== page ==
Dixon was born in Cockfield, near Bishop Auckland, County Durham, the fifth of seven children, to Sir George Fenwick Dixon 5th Bt. and Lady Mary Hunter. His father was a wealthy Quaker coal mine owner and aristocrat. His mother came from Newcastle, and was said to have been "the cleverest woman" to ever marry into the Dixon family. Dixon became interested in astronomy and mathematics during his education at Barnard Castle. Early in life he made acquaintances with the eminent intellectuals of Southern Durham: mathematician William Emerson, and astronomers John Bird and Thomas Wright. In all probability it was John Bird, who was an active Fellow of the Royal Society, who recommended Dixon as a suitable companion to accompany Mason.
Jeremiah Dixon served as assistant to Charles Mason in 1761 when the Royal Society selected Mason to observe the transit of Venus from Sumatra. However, their passage to Sumatra was delayed, and they landed instead at the Cape of Good Hope where the transit was observed on June 6, 1761. Dixon returned to the Cape once again with Nevil Maskelyne's clock to work on experiments with gravity.
Dixon and Mason signed an agreement in 1763 with the proprietors of Pennsylvania and Maryland, Thomas Penn and Frederick Calvert, sixth Baron Baltimore, to assist with resolving a boundary dispute between the two provinces. They arrived in Philadelphia in November 1763 and began work towards the end of the year. The survey was not complete until late 1766, following which they stayed on to measure a degree of Earth's meridian on the Delmarva Peninsula in Maryland, on behalf of the Royal Society. They also made a number of gravity measurements with the same instrument that Dixon had used with Maskelyne in 1761. Before returning to England in 1768, they were both admitted to the American Society for Promoting Useful Knowledge, in Philadelphia.
Dixon sailed to Norway in 1769 with William Bayly to observe another transit of Venus. The two split up, with Dixon at Hammerfest Island and Bayly at North Cape, in order to minimize the possibility of inclement weather obstructing their measurements. Following their return to England in July, Dixon resumed his work as a surveyor in Durham. He died unmarried in Cockfield on 22 January 1779, and was buried in an unmarked grave in the Quaker cemetery in Staindrop.
Although he was recognized as a Quaker, he was not a very good one, dressing in a long red coat and occasionally drinking to excess. *Wik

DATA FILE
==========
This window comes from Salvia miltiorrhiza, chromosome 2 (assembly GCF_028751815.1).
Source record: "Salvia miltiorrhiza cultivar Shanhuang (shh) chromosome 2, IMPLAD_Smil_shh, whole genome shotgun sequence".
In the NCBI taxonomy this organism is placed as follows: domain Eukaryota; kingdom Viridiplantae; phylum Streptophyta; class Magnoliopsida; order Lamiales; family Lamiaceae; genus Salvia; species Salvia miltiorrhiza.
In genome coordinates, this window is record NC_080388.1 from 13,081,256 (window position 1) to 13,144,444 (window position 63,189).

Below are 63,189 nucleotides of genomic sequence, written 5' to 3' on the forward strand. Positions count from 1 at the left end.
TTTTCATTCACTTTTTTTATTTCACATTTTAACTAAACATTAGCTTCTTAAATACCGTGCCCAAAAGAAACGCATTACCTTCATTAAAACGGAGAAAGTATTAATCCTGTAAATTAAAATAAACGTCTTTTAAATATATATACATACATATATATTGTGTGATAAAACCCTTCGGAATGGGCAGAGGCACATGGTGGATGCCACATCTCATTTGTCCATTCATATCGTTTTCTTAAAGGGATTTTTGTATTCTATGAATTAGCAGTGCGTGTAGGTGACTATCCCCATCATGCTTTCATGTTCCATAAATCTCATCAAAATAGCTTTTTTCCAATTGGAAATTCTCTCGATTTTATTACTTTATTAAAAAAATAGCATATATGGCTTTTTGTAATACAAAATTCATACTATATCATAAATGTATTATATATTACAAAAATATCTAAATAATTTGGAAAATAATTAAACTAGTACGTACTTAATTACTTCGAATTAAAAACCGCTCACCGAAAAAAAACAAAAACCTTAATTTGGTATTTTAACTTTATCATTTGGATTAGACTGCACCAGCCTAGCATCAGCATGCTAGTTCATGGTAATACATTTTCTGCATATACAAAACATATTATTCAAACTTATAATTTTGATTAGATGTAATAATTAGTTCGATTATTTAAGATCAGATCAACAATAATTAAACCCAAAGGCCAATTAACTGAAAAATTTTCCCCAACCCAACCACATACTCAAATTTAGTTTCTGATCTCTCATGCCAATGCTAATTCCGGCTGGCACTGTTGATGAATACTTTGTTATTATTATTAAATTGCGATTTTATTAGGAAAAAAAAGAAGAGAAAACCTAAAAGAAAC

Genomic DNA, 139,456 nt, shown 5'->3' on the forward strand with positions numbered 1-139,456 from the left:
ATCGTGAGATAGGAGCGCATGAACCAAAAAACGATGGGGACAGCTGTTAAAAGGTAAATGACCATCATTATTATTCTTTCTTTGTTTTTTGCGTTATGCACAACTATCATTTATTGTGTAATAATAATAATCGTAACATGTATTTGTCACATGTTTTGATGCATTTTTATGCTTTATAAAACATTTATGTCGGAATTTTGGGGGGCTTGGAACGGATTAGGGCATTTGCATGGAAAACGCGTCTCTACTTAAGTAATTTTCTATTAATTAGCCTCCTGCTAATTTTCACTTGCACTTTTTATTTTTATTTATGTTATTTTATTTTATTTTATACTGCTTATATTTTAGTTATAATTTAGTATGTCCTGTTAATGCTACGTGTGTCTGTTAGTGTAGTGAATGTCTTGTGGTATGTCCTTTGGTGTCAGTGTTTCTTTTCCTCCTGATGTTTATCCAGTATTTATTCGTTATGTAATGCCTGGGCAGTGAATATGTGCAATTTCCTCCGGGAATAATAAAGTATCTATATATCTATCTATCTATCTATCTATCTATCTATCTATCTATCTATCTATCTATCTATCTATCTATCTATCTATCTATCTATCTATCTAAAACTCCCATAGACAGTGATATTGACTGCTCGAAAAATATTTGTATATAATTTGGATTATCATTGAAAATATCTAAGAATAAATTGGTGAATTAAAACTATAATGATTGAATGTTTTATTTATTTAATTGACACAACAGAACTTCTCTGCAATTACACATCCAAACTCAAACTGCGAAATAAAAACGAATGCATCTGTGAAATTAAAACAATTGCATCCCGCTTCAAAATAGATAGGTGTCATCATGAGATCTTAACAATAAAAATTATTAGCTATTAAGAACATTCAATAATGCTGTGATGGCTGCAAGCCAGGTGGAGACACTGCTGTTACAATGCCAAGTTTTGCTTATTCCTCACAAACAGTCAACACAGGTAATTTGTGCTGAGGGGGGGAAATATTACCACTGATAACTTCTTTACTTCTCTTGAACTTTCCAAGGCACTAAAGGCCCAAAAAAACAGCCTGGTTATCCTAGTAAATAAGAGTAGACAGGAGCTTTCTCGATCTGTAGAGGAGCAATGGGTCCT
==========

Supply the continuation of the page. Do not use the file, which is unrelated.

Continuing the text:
1787 José Anastácio da Cunha (1744 in Lisbon, Portugal - 1 Jan 1787 in Lisbon, Portugal) was a Portuguese mathematician who wrote an encyclopaedia of mathematics.*SAU
1894 Heinrich Rudolf Hertz (22 Feb 1857, 1 Jan 1894) was a German physicist who was the first to broadcast and receive radio waves. He studied under Kirchhoff and Helmholtz in Berlin, and became professor at Bonn in 1889. His main work was on electromagnetic waves (1887). Hertz generated electric waves by means of the oscillatory discharge of a condenser through a loop provided with a spark gap, and then detecting them with a similar type of circuit. Hertz's condenser was a pair of metal rods, placed end to end with a small gap for a spark between them. Hertz was also the first to discover the photoelectric effect. The unit of frequency - one cycle per second - is named after him. Hertz died of blood poisoning in 1894 at the age of 37. *TIS
1796 Alexandre-Theophile Vandermonde (28 Feb 1735 in Paris, France - 1 Jan 1796 in Paris, France) was a French mathematician best known for his work on determinants. *SAU
1896 Alfred Ely Beach (1 Sep 1826, 1 Jan 1896) was an American inventor and publisher of Scientific American magazine which reported on technology developments and patents in the 19th-century. It is still published today, one of the world's leading science magazines. Beach himself invented a tunneling shield and built the pneumatic tube subway which propelled a carriage by means of air pressure generated by huge fans. The tunnel was short - one block - so it operated as a demonstration (1870-73), with one station and train car. In 1856 he won First Prize and a gold medal at New York's Crystal Palace Exhibition. Beach had invented a typewriter for the blind, resembling the modern typewriter in the arrangement of its keys and typebars, but embossed its letters on a narrow paper strip instead of a sheet. *TIS
1922 Wooster Woodruff Beman (May 28, 1850 - January 1, 1922). He attended school in Valparaiso, Ind., and entered the University of Michigan in 1866, receiving his B.A. degree in 1870. After teaching for a year at Kalamazoo College as instructor in Greek and mathematics, he returned to the University of Michigan as an instructor while also working for his master's degree, which he received in 1873. In 1874, he became assistant professor, in 1882 associate professor, and in 1887 full professor.